The MS Victoria, which the SNP government will use to house refugees, is now berthed in the port of Leith in Edinburgh. Photo courtesy of Tallink shipping company.
The first Ukrainians boarded the specially chartered M/S Victoria on Tuesday, in a policy that critics brand potentially unsafe and unsuitable.
The Scottish government plans to use the vessel, which is says is "fully staffed" and safe, to house up to 1,700 Ukrainian refugees in 739 cabins until next January to fill an accommodation backlog for refugees.
It insists they will have access to support services, including healthcare and benefits, as well as "unrestricted access" to services onshore.
"We do not want people spending more time in temporary accommodation, such as the ship, for any longer than is absolutely necessary," government minister Shona Robison said.
"But we want to make them as comfortable as possible during their stay and we have worked with partners to provide a variety of services on-board for guests in addition to the support services available."
She noted they include restaurants, child play facilities with toys and books, shops, laundry, cleaning, wifi access and communal spaces.
But opposition parties and welfare organisations have voiced concerns, including over access to schooling for younger refugees and the possibility of Covid-19 outbreaks on-board.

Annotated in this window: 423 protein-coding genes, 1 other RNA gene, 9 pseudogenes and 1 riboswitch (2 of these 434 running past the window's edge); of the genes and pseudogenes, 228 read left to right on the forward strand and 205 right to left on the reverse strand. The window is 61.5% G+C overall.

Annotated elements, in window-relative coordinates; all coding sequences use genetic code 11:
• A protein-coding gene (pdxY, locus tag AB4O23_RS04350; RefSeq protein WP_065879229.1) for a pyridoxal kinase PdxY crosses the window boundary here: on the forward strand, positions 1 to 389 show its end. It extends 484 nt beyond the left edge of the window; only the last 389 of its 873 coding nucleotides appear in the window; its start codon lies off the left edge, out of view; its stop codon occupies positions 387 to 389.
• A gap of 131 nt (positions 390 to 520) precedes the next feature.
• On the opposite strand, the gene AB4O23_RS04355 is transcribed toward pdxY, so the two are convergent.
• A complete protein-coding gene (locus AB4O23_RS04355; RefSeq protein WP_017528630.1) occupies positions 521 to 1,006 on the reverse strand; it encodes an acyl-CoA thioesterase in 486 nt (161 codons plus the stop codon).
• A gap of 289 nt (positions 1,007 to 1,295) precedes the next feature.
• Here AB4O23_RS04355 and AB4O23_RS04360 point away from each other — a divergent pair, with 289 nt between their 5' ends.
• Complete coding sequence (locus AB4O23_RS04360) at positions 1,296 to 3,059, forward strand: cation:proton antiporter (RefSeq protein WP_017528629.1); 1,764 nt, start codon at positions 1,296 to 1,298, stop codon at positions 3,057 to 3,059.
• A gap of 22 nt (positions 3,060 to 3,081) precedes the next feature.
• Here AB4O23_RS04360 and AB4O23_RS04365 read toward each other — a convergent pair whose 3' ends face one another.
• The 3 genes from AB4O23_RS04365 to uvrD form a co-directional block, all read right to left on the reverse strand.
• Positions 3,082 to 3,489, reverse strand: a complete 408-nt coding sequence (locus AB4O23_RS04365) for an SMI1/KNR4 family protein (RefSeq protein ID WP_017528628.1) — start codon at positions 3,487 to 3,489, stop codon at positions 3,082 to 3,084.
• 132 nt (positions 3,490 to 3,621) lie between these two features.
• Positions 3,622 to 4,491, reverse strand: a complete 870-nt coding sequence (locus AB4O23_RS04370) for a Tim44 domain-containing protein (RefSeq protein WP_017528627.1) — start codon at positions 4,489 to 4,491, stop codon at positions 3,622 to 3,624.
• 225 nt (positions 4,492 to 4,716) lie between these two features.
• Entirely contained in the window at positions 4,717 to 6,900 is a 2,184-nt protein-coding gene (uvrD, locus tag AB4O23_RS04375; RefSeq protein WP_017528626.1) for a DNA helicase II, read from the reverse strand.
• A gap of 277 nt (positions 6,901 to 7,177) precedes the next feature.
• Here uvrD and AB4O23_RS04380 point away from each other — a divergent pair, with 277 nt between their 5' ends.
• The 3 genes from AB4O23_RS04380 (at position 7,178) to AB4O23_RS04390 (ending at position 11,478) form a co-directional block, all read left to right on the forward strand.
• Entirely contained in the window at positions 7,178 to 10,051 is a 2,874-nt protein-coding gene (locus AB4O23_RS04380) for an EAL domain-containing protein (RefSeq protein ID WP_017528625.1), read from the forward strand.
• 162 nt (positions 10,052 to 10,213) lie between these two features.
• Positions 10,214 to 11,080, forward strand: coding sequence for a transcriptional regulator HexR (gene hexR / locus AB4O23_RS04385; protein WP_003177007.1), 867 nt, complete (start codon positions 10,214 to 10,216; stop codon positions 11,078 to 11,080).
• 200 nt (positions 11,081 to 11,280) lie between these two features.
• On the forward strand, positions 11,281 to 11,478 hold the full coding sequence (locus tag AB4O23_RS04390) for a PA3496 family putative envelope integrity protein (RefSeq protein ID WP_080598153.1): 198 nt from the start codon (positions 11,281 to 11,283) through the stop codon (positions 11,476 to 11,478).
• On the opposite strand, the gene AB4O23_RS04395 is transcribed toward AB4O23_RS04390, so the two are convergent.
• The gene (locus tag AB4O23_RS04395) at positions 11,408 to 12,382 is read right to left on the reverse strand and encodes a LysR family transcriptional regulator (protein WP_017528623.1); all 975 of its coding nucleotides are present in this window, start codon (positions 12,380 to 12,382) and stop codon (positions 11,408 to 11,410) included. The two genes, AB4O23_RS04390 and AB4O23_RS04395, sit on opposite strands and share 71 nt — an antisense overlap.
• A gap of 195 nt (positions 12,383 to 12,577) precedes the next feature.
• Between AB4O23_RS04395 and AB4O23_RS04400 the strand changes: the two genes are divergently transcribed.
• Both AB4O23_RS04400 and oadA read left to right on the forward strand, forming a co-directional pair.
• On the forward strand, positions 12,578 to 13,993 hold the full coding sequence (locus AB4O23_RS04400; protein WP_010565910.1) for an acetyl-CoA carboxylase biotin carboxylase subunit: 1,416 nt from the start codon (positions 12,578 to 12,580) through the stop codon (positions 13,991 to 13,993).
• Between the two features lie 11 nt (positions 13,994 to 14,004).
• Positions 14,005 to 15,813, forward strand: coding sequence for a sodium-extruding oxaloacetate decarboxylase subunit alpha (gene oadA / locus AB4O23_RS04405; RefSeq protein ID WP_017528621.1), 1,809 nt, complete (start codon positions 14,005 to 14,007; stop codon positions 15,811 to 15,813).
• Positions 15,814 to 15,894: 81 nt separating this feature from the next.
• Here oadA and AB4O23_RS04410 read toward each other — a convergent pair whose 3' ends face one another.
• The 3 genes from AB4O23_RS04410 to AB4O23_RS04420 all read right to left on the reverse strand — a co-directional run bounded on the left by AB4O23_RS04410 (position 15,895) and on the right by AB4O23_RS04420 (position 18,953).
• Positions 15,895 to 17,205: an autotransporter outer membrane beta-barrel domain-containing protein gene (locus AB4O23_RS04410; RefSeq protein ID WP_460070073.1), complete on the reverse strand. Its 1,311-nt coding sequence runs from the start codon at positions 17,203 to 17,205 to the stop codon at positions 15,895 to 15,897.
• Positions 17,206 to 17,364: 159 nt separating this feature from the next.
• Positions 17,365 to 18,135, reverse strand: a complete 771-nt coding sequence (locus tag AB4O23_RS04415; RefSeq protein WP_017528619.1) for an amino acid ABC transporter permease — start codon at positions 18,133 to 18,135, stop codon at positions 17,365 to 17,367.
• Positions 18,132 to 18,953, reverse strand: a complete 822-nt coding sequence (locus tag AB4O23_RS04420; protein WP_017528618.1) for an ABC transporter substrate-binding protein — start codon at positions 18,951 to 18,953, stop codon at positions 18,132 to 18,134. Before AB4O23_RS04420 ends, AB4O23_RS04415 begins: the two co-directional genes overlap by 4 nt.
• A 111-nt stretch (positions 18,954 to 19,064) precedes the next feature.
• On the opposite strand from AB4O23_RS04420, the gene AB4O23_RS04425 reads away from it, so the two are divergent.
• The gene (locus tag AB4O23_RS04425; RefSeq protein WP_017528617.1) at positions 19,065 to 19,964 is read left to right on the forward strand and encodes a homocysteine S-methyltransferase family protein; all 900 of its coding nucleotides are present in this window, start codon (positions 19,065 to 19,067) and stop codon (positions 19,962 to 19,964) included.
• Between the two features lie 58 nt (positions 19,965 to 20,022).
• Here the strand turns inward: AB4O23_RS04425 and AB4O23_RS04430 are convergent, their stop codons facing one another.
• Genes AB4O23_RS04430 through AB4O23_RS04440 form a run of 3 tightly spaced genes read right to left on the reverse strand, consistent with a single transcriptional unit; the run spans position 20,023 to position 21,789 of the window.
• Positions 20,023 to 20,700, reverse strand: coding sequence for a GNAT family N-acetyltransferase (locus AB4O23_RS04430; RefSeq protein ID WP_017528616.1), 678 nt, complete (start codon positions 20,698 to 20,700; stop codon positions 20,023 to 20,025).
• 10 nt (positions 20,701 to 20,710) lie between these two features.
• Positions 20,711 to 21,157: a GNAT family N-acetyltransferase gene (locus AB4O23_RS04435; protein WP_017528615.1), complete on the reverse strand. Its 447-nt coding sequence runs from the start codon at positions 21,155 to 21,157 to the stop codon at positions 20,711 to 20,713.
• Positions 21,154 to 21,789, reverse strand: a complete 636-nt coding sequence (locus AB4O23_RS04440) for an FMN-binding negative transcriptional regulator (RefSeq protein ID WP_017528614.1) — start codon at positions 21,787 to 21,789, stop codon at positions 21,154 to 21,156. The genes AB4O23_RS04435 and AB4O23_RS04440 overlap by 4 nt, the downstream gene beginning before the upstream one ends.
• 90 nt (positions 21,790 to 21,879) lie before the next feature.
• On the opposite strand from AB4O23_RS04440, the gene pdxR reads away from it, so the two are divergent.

"People fleeing war were promised a safe place to stay in Scotland, but instead they have been stuck on a cruise ship," Scottish Labour's Sarah Boyack said.
Scotland has provided housing for more than 9,000 displaced Ukrainians since Russia invaded Ukraine on February 24.
A sponsor scheme has brought nearly 100,000 Ukrainians so far to Britain, but Scotland suspended its version of the scheme earlier this month after a dramatic increase in the number of new applicants.
It said more time was needed to match new arrivals to temporary and long-term accommodation.
Former finance minister Rishi Sunak -- who is competing with Foreign Secretary Liz Truss to replace outgoing British Prime Minister Boris Johnson -- recently unveiled plans to detain migrants on cruise ships after they crossed the Channel.
The proposal was subject to hostile counter-briefings, with newspapers reporting it was "laughed off the table" by ministers and officials over costs and legal concerns.